Sam would be a role model to teach his inclusive language. A few Indians forget that when you are a genuine public servant, you belong to all.  At one time, he rephrased Indians as South Asians to be more inclusive. As a pluralist, that was powerful to me.

Devang Shah was the moderator of the discussion. I must say he is one of the best moderators I’ve seen. He was well prepared, listened to the talks, and framed his questions appropriately.

Let me share a motivational statement that has turned my life around.

If we can learn to accept and respect the God given uniqueness of each one of the 7 billion of us, then conflicts fade and solutions emerge.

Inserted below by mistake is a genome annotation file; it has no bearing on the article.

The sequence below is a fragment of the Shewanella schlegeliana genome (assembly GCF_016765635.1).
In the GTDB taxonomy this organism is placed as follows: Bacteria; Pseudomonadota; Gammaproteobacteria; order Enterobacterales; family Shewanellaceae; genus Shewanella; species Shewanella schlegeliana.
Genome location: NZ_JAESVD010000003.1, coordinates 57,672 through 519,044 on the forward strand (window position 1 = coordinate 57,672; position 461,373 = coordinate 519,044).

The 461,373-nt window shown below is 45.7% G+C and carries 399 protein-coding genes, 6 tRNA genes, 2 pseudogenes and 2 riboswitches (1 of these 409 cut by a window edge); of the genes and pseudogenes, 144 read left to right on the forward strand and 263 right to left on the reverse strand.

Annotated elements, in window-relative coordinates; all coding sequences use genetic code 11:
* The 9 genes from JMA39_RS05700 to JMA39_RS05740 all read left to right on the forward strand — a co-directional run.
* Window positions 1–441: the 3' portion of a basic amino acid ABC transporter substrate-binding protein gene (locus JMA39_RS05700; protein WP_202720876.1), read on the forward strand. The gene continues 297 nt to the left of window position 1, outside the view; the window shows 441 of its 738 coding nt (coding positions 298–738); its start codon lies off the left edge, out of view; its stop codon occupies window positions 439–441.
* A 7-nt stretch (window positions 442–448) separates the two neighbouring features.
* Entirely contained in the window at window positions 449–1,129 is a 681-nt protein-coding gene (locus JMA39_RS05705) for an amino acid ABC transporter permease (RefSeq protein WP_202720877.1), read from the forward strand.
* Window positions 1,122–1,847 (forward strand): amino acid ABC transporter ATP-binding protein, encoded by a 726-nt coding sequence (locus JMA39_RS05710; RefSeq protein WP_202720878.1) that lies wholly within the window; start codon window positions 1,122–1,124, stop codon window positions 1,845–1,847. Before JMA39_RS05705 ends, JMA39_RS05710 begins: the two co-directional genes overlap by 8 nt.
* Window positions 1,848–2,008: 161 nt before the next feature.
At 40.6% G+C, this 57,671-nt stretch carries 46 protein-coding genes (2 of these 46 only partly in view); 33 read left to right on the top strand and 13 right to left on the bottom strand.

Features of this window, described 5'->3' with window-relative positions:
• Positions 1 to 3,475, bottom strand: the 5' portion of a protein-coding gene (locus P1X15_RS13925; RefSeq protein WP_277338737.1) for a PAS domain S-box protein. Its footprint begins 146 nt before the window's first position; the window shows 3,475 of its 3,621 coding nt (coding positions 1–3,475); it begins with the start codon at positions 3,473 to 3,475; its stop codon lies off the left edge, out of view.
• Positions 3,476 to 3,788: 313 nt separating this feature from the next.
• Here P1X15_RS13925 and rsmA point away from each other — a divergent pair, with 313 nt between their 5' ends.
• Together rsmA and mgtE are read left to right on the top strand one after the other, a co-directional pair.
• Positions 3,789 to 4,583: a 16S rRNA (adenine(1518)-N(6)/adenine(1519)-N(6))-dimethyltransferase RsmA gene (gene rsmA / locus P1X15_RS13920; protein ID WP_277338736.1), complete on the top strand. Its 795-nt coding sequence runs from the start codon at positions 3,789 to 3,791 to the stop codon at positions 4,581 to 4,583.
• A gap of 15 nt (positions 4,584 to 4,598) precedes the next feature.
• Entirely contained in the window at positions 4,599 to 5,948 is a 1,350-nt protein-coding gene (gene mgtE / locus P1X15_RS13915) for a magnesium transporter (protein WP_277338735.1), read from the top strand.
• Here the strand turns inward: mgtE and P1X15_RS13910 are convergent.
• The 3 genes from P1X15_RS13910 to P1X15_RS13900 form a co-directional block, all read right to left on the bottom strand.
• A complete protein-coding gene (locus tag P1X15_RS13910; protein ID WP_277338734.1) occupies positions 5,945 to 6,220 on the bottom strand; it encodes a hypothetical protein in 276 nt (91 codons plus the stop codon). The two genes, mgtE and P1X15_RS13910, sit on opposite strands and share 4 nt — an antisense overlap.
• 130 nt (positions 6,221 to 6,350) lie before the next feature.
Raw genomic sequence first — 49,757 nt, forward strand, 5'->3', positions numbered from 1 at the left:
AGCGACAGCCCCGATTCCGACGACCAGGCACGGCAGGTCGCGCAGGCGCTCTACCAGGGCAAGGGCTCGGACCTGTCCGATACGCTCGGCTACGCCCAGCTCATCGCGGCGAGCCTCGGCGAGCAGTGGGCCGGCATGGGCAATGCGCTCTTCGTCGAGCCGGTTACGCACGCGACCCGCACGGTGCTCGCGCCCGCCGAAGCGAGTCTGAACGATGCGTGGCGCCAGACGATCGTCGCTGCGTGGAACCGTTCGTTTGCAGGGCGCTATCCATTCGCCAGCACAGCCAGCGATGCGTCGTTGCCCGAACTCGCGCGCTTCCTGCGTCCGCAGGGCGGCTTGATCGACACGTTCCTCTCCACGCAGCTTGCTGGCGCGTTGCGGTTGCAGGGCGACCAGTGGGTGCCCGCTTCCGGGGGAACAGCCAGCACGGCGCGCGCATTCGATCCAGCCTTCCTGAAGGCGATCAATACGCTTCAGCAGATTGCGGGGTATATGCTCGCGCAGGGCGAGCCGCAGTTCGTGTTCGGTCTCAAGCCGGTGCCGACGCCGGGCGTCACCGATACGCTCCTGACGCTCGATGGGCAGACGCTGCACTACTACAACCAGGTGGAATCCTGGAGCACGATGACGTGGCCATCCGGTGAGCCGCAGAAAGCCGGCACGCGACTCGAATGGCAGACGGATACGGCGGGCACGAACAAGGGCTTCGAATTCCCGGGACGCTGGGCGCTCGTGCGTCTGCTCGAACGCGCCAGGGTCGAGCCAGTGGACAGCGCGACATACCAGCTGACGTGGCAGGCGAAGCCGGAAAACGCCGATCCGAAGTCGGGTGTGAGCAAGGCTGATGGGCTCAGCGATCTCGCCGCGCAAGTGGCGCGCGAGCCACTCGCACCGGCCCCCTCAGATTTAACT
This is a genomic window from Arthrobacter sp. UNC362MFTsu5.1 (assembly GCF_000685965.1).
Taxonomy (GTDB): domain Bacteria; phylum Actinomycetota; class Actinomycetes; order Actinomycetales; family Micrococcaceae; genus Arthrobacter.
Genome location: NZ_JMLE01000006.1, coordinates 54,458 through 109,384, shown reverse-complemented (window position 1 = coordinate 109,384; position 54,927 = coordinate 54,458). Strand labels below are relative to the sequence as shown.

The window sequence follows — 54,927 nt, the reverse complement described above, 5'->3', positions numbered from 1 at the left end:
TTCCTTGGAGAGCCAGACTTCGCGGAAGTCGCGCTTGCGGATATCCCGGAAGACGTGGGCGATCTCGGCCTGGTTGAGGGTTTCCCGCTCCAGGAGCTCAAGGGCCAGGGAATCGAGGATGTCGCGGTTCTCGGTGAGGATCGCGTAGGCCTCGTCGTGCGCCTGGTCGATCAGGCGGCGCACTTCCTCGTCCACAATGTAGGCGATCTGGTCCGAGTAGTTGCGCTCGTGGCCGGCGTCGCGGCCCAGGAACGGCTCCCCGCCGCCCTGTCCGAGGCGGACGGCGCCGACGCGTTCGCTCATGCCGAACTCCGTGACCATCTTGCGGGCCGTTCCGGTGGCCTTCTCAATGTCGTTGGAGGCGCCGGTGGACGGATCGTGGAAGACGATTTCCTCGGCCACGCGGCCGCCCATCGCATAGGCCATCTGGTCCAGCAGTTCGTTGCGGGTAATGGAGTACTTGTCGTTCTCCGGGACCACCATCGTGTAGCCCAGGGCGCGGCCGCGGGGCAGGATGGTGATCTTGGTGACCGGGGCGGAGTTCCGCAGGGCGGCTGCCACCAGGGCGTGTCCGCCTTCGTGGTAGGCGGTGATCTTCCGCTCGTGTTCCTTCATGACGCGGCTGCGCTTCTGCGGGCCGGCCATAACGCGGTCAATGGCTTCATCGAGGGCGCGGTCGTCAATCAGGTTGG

Goethe, “Until one is committed, there is hesitancy… Concerning all acts of initiative (and creation), there is one elementary truth the ignorance of which kills countless ideas and splendid plans: the moment one commits oneself, then Providence moves too. All sorts of things occur to help one that would never otherwise have occurred.… Whatever you can do or dream that you can do, begin it. Boldness has genius, power, and magic in it. Begin it now.”

Also, this, “If we listened to our intellect, we’d never have a love affair. We’d never have a friendship. We’d never go into business because we’d be cynical. Well, that’s nonsense. You’ve got to jump off cliffs all the time and build your wings on the way down.”

Dr. Abusulayman “There is a clear distinction between doubts and problems. Doubts provoke obstruction, frustration, and discouragement, whereas problems inspire motivation, action, and diligence

Mike Ghouse, “Whatever you do in life, do it wholeheartedly.